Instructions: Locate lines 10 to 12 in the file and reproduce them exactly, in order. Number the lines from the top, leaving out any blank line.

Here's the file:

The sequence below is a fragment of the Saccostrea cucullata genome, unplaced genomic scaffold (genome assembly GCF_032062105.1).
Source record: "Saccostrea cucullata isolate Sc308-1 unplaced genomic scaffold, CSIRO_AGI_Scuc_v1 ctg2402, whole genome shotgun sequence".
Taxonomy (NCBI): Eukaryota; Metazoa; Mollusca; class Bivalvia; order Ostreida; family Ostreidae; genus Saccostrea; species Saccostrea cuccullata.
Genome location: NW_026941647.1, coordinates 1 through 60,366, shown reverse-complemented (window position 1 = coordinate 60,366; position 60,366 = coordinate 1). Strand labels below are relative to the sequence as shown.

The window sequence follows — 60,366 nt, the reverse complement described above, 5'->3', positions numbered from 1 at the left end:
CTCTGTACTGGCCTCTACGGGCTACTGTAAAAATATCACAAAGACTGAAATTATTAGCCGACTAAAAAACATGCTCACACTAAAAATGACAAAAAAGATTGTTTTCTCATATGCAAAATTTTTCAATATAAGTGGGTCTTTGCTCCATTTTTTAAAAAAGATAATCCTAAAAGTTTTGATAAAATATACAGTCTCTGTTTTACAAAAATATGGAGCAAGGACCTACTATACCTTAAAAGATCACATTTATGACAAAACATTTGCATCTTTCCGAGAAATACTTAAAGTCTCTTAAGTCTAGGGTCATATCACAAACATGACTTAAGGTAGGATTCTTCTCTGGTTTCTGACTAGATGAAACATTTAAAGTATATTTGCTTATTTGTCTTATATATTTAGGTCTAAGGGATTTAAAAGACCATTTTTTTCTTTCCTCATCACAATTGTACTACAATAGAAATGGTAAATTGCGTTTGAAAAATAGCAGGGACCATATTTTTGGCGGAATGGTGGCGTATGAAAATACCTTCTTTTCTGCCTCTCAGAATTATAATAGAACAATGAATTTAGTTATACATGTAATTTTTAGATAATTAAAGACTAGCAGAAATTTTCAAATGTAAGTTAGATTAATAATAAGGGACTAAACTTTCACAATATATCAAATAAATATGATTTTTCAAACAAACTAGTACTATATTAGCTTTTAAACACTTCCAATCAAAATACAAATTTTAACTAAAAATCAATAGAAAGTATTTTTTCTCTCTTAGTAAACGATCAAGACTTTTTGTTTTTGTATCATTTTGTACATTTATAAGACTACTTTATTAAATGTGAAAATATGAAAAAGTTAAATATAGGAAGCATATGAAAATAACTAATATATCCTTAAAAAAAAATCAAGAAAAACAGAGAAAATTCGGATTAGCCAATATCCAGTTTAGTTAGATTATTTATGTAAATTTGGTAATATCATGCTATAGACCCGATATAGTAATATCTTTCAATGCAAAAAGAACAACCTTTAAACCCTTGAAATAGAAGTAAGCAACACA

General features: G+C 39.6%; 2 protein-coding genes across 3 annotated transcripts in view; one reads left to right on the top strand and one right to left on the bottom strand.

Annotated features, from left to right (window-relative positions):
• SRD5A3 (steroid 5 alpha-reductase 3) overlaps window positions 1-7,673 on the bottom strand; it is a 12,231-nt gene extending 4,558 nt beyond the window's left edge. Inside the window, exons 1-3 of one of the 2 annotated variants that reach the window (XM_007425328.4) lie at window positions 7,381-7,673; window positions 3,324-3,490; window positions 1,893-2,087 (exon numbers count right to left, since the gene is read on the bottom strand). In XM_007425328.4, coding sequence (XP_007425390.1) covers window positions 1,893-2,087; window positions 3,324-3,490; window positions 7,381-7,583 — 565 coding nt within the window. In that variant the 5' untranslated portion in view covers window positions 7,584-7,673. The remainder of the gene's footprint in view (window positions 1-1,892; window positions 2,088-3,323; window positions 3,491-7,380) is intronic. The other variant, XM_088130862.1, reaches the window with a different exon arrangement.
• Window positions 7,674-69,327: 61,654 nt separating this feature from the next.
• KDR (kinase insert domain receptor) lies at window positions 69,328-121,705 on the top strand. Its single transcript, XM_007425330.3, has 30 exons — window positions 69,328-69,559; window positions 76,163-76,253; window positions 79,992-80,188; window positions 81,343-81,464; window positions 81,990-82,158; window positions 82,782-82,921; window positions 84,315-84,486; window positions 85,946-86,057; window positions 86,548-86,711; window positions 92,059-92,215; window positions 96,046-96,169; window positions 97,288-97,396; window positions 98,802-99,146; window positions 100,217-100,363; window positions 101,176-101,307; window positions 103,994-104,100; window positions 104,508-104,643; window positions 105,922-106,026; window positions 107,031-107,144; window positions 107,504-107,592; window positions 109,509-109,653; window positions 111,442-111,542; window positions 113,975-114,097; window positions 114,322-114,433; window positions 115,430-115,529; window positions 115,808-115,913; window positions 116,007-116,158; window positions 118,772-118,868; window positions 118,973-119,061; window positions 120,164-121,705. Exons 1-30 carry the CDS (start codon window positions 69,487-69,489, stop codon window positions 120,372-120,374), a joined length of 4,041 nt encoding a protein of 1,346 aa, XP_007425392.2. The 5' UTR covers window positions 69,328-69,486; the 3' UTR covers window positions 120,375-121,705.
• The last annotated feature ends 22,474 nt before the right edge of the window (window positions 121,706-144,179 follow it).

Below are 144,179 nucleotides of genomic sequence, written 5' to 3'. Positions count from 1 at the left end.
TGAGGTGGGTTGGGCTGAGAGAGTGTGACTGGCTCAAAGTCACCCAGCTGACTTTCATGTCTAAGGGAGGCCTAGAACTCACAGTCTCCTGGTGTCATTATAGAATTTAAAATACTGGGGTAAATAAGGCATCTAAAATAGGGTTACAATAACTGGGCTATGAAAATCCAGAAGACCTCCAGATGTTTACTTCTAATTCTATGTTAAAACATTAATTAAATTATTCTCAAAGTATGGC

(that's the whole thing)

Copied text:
• Window positions 7,674-69,327: 61,654 nt separating this feature from the next.
• KDR (kinase insert domain receptor) lies at window positions 69,328-121,705 on the top strand. Its single transcript, XM_007425330.3, has 30 exons — window positions 69,328-69,559; window positions 76,163-76,253; window positions 79,992-80,188; window positions 81,343-81,464; window positions 81,990-82,158; window positions 82,782-82,921; window positions 84,315-84,486; window positions 85,946-86,057; window positions 86,548-86,711; window positions 92,059-92,215; window positions 96,046-96,169; window positions 97,288-97,396; window positions 98,802-99,146; window positions 100,217-100,363; window positions 101,176-101,307; window positions 103,994-104,100; window positions 104,508-104,643; window positions 105,922-106,026; window positions 107,031-107,144; window positions 107,504-107,592; window positions 109,509-109,653; window positions 111,442-111,542; window positions 113,975-114,097; window positions 114,322-114,433; window positions 115,430-115,529; window positions 115,808-115,913; window positions 116,007-116,158; window positions 118,772-118,868; window positions 118,973-119,061; window positions 120,164-121,705. Exons 1-30 carry the CDS (start codon window positions 69,487-69,489, stop codon window positions 120,372-120,374), a joined length of 4,041 nt encoding a protein of 1,346 aa, XP_007425392.2. The 5' UTR covers window positions 69,328-69,486; the 3' UTR covers window positions 120,375-121,705.
• The last annotated feature ends 22,474 nt before the right edge of the window (window positions 121,706-144,179 follow it).